Ionic and Neutral Mechanisms for C–H Bond Silylation of Aromatic Heterocycles Catalyzed by Potassium t-Butoxide
Exploiting C–H bond activation is difficult, although some success has been achieved using precious metal catalysts. Recently, it was reported that C–H bonds in aromatic heterocycles were converted to C–Si bonds by reaction with hydrosilanes under the catalytic action of potassium t-butoxide alone. The use of Earth-abundant potassium cation as a catalyst for C–H bond functionalization seems to be without precedent, and no mechanism for the process was established. Using ambient ionization mass spectrometry, we are able to identify crucial ionic intermediates present during the C–H silylation reaction. We propose a plausible catalytic cycle, which involves a pentacoordinate silicon intermediate consisting of silane reagent, substrate, and the t-butoxide catalyst. Heterolysis of the Si–H bond, deprotonation of the heteroarene, addition of the heteroarene carbanion to the silylether, and dissociation of t-butoxide from silicon lead to the silylated heteroarene product. The steps of the silylation mechanism may follow either an ionic route involving K^+ and tBuO^– ions or a neutral heterolytic route involving the [KOtBu]_4 tetramer. Both mechanisms are consistent with the ionic intermediates detected experimentally. We also present reasons why potassium t-butoxide is an active catalyst whereas sodium t-butoxide and lithium t-butoxide are not, and we explain the relative reactivities of different (hetero)arenes in the silylation reaction. The unique role of potassium t-butoxide is traced, in part, to the stabilization of crucial intermediates through cation-π interactions.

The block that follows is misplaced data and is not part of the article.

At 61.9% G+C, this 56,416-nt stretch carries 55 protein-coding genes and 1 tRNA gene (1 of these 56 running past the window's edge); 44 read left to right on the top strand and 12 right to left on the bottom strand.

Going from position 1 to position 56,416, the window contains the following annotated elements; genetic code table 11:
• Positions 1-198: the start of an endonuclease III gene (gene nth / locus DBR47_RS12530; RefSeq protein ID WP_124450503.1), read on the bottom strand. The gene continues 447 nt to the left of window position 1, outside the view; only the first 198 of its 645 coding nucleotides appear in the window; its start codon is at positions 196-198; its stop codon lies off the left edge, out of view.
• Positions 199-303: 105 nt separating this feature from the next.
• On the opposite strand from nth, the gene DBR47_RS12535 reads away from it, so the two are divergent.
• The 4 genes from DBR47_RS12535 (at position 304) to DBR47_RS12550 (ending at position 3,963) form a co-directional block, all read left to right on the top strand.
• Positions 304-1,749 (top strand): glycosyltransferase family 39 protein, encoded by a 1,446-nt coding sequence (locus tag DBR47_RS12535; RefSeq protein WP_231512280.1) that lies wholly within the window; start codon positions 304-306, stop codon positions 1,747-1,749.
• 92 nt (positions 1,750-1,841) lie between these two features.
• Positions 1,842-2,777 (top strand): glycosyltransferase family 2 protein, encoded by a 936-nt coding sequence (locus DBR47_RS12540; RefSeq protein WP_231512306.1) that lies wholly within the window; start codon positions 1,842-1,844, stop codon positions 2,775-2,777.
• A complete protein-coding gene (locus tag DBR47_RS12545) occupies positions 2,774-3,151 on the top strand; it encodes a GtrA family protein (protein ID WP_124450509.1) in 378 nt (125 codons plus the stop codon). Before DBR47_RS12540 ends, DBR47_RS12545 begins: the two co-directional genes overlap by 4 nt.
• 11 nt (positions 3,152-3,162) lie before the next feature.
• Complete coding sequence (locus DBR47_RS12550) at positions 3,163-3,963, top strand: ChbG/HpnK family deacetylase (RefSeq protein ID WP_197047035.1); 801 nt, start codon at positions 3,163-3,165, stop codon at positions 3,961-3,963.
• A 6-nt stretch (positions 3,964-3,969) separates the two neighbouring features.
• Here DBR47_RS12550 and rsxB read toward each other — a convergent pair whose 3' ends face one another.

Additional Information© 2017 American Chemical Society. Received: December 19, 2016; Published: May 2, 2017. Authors thank N. Dalleska (Caltech), R. Pfattner (Stanford), and M. R. Angell (Stanford) for their help. This work was supported by National Science Foundation under the CCI Center for Selective C–H Functionalization (CHE-1205646 and CHE-1361104), Air Force Office of Scientific Research through Basic Research Initiative grant (AFOSR FA9550-16-1-0113), and the Australian Research Council (FT120100632 to EHK). Calculations were performed on the Hoffman2 cluster at UCLA and the Extreme Science and Engineering Discovery Environment (XSEDE), which is supported by the NSF, and the National Facility of the Australian National Computational Infrastructure.
Supplemental Material - ja6b13032_si_001.pdf